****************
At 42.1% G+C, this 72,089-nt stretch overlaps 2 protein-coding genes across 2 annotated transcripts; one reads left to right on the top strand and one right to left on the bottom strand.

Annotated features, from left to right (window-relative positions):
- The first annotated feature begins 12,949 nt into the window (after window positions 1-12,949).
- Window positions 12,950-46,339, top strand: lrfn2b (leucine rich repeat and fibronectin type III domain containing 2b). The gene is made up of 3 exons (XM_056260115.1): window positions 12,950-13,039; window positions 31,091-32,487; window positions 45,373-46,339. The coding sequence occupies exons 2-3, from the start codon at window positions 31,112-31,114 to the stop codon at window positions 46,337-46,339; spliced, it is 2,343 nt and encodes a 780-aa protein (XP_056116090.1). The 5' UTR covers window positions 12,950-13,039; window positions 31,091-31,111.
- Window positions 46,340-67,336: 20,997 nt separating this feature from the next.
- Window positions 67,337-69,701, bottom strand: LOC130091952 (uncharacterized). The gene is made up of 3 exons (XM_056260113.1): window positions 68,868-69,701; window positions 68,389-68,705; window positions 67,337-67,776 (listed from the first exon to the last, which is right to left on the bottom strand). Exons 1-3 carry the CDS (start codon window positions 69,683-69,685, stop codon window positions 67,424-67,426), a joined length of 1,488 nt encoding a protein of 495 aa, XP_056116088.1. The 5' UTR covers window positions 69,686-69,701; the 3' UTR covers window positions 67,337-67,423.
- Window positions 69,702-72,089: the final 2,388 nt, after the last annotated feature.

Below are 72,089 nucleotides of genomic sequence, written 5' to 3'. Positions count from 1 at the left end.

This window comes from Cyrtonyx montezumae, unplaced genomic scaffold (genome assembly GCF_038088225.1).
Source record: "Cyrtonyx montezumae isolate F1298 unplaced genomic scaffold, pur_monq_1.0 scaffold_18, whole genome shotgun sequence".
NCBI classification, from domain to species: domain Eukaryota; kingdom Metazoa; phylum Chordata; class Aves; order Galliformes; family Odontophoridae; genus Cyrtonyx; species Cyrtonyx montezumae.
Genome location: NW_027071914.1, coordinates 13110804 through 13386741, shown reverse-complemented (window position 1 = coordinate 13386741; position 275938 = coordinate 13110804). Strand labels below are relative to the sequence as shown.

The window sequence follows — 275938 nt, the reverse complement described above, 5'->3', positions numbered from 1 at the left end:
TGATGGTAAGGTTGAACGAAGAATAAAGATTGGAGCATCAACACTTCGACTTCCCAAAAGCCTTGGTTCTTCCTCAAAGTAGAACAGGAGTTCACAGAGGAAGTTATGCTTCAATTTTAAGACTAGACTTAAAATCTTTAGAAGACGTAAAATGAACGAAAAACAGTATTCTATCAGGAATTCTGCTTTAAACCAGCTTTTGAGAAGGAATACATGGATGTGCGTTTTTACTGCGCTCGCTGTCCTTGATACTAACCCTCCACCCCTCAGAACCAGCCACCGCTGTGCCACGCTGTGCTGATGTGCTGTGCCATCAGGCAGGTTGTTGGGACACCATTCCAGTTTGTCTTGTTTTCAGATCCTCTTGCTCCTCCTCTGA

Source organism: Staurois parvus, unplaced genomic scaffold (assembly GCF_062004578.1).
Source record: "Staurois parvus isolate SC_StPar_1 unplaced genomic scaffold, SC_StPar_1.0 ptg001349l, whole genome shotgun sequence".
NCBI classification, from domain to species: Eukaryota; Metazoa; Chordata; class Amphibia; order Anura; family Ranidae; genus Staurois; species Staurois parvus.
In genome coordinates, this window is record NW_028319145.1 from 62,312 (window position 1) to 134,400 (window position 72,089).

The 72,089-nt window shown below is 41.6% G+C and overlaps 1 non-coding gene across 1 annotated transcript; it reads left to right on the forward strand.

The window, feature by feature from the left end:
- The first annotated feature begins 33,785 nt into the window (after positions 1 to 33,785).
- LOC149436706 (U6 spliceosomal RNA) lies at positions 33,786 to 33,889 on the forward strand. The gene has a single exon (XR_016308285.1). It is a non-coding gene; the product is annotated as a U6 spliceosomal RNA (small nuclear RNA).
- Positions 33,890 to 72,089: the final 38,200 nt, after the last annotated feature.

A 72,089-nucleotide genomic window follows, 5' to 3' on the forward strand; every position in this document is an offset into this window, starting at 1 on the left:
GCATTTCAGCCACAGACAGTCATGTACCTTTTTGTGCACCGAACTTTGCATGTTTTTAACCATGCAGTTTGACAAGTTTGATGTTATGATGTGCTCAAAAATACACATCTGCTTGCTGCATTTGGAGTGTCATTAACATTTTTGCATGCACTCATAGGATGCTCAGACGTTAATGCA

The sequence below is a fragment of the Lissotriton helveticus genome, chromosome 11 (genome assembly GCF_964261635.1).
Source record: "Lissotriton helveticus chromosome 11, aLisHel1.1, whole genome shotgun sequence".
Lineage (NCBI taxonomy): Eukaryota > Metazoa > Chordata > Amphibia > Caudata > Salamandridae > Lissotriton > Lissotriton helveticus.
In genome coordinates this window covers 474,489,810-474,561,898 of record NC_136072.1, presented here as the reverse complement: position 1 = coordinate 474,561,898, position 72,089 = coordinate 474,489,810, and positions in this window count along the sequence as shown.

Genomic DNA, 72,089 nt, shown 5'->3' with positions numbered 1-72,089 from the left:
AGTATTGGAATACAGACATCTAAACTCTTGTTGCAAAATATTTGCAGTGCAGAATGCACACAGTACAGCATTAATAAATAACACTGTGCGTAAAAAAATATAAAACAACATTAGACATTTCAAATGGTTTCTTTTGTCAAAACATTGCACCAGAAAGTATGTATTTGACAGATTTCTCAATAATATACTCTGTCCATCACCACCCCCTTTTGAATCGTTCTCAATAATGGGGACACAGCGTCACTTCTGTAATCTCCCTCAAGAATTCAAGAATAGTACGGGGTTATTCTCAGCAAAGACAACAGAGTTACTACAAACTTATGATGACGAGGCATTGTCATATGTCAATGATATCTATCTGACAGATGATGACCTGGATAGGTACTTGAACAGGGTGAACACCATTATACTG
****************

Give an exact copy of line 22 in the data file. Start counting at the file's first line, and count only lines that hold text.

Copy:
- LOC149436706 (U6 spliceosomal RNA) lies at positions 33,786 to 33,889 on the forward strand. The gene has a single exon (XR_016308285.1). It is a non-coding gene; the product is annotated as a U6 spliceosomal RNA (small nuclear RNA).